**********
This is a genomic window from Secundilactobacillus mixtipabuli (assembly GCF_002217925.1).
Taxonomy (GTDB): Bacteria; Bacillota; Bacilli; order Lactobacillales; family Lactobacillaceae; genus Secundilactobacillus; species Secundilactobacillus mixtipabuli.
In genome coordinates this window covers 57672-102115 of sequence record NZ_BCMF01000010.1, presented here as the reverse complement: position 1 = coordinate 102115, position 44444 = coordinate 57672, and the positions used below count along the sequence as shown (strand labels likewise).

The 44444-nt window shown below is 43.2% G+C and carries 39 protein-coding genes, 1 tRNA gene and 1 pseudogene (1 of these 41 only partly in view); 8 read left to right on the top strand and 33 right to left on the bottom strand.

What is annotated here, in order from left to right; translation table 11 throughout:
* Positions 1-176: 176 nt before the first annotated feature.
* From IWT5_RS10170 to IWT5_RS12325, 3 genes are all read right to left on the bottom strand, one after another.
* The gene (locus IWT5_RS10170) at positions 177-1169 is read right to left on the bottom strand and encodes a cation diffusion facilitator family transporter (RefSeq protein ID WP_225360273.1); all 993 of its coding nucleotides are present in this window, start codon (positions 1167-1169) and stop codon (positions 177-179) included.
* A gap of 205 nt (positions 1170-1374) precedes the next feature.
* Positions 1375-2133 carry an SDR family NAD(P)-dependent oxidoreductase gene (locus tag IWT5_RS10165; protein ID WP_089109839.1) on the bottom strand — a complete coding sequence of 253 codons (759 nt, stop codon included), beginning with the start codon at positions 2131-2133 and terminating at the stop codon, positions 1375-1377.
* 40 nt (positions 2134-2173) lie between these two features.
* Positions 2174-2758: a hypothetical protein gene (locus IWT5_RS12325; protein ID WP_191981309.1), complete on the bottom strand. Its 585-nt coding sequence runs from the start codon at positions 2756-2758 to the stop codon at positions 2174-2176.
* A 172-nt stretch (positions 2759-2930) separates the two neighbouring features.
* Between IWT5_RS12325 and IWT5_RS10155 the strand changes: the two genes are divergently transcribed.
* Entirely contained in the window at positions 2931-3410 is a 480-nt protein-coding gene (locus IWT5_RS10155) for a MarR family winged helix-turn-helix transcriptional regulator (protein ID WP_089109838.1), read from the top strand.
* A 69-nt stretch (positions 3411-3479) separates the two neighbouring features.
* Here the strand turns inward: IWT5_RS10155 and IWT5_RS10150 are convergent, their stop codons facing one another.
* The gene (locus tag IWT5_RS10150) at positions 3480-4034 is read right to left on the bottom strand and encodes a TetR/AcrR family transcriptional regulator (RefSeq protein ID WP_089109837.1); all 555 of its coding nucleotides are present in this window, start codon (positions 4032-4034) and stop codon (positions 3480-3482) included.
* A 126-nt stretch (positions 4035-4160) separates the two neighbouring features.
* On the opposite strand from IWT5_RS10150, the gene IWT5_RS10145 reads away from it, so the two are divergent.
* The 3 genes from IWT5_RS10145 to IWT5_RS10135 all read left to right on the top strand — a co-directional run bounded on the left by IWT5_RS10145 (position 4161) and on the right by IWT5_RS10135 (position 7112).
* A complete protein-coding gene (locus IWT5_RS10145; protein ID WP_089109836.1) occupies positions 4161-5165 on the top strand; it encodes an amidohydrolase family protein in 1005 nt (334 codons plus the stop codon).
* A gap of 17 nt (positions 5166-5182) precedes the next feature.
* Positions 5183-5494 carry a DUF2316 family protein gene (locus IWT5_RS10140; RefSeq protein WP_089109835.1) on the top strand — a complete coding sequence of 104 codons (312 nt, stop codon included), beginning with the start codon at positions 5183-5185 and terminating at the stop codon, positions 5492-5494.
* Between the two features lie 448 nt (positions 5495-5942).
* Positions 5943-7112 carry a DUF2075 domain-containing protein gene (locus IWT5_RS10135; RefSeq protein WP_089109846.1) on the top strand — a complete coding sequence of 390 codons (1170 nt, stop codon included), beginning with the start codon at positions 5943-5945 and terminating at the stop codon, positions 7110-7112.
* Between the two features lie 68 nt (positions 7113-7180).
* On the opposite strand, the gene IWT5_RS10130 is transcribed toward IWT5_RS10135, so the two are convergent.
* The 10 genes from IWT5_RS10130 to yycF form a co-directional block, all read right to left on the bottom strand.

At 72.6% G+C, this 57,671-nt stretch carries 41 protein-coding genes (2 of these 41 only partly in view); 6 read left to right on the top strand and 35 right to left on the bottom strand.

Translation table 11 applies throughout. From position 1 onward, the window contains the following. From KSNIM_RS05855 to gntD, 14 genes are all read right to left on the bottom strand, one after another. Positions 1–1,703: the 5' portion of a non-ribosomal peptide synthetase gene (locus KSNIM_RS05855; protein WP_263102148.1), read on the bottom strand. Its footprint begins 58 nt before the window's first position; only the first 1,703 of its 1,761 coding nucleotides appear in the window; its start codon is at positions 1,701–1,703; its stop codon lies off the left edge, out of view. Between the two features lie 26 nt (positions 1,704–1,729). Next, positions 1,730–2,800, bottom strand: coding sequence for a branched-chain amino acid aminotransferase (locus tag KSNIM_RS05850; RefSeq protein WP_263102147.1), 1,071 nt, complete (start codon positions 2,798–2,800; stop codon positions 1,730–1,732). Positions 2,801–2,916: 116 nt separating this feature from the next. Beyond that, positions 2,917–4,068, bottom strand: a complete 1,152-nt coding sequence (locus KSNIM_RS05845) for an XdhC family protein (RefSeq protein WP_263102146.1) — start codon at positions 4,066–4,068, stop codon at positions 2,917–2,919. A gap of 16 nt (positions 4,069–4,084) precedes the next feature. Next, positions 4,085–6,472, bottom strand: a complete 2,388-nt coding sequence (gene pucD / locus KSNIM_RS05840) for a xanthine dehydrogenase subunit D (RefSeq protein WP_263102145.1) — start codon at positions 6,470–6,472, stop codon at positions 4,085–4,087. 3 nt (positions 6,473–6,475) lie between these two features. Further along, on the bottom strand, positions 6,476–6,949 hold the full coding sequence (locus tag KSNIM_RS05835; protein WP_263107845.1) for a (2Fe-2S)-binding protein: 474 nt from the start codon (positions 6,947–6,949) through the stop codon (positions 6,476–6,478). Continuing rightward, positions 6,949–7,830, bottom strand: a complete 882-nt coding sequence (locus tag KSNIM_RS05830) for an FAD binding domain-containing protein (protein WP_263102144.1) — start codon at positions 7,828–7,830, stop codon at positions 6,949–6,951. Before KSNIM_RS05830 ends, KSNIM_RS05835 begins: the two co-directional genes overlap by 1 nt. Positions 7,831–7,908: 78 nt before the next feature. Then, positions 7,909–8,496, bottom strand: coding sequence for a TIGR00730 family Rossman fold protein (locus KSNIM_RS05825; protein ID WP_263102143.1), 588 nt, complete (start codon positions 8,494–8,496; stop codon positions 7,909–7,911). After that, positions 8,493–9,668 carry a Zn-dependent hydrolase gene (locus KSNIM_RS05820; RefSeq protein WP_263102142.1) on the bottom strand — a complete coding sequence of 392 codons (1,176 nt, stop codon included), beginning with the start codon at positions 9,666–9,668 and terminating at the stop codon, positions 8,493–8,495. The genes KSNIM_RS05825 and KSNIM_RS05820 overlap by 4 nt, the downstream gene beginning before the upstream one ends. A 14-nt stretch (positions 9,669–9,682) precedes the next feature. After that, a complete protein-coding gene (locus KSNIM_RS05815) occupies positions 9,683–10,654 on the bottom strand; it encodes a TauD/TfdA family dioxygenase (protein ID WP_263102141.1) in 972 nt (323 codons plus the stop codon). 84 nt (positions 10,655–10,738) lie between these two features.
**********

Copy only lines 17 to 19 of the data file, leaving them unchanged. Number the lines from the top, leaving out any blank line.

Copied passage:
* Here the strand turns inward: IWT5_RS10155 and IWT5_RS10150 are convergent, their stop codons facing one another.
* The gene (locus tag IWT5_RS10150) at positions 3480-4034 is read right to left on the bottom strand and encodes a TetR/AcrR family transcriptional regulator (RefSeq protein ID WP_089109837.1); all 555 of its coding nucleotides are present in this window, start codon (positions 4032-4034) and stop codon (positions 3480-3482) included.
* A 126-nt stretch (positions 4035-4160) separates the two neighbouring features.